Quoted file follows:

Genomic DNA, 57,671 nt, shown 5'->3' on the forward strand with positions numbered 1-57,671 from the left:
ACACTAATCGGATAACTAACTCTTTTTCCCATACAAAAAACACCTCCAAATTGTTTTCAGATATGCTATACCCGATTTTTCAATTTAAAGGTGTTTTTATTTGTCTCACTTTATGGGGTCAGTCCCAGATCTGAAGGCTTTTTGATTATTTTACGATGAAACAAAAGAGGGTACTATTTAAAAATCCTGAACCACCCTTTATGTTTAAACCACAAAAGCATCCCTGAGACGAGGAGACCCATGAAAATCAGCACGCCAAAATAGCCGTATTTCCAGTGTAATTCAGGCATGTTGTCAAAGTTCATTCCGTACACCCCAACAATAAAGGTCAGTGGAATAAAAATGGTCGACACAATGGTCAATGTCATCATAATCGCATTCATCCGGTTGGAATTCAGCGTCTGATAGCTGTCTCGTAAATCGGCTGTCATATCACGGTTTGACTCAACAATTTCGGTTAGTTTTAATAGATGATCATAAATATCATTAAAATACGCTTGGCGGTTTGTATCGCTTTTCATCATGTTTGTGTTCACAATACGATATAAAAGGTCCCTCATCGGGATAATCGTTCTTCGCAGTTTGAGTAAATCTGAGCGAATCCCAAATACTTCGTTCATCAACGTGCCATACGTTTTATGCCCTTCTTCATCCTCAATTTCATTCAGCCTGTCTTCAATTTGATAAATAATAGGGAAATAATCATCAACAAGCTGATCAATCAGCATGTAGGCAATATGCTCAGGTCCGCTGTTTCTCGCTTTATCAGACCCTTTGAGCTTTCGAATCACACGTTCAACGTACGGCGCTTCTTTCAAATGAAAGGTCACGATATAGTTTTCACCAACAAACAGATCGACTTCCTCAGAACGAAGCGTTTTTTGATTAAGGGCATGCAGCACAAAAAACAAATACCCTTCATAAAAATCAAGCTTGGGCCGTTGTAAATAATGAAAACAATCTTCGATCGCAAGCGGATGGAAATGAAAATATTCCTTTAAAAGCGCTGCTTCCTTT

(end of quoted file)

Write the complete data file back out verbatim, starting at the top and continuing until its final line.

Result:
Genomic DNA, 57,671 nt, shown 5'->3' on the forward strand with positions numbered 1-57,671 from the left:
ACACTAATCGGATAACTAACTCTTTTTCCCATACAAAAAACACCTCCAAATTGTTTTCAGATATGCTATACCCGATTTTTCAATTTAAAGGTGTTTTTATTTGTCTCACTTTATGGGGTCAGTCCCAGATCTGAAGGCTTTTTGATTATTTTACGATGAAACAAAAGAGGGTACTATTTAAAAATCCTGAACCACCCTTTATGTTTAAACCACAAAAGCATCCCTGAGACGAGGAGACCCATGAAAATCAGCACGCCAAAATAGCCGTATTTCCAGTGTAATTCAGGCATGTTGTCAAAGTTCATTCCGTACACCCCAACAATAAAGGTCAGTGGAATAAAAATGGTCGACACAATGGTCAATGTCATCATAATCGCATTCATCCGGTTGGAATTCAGCGTCTGATAGCTGTCTCGTAAATCGGCTGTCATATCACGGTTTGACTCAACAATTTCGGTTAGTTTTAATAGATGATCATAAATATCATTAAAATACGCTTGGCGGTTTGTATCGCTTTTCATCATGTTTGTGTTCACAATACGATATAAAAGGTCCCTCATCGGGATAATCGTTCTTCGCAGTTTGAGTAAATCTGAGCGAATCCCAAATACTTCGTTCATCAACGTGCCATACGTTTTATGCCCTTCTTCATCCTCAATTTCATTCAGCCTGTCTTCAATTTGATAAATAATAGGGAAATAATCATCAACAAGCTGATCAATCAGCATGTAGGCAATATGCTCAGGTCCGCTGTTTCTCGCTTTATCAGACCCTTTGAGCTTTCGAATCACACGTTCAACGTACGGCGCTTCTTTCAAATGAAAGGTCACGATATAGTTTTCACCAACAAACAGATCGACTTCCTCAGAACGAAGCGTTTTTTGATTAAGGGCATGCAGCACAAAAAACAAATACCCTTCATAAAAATCAAGCTTGGGCCGTTGTAAATAATGAAAACAATCTTCGATCGCAAGCGGATGGAAATGAAAATATTCCTTTAAAAGCGCTGCTTCCTTT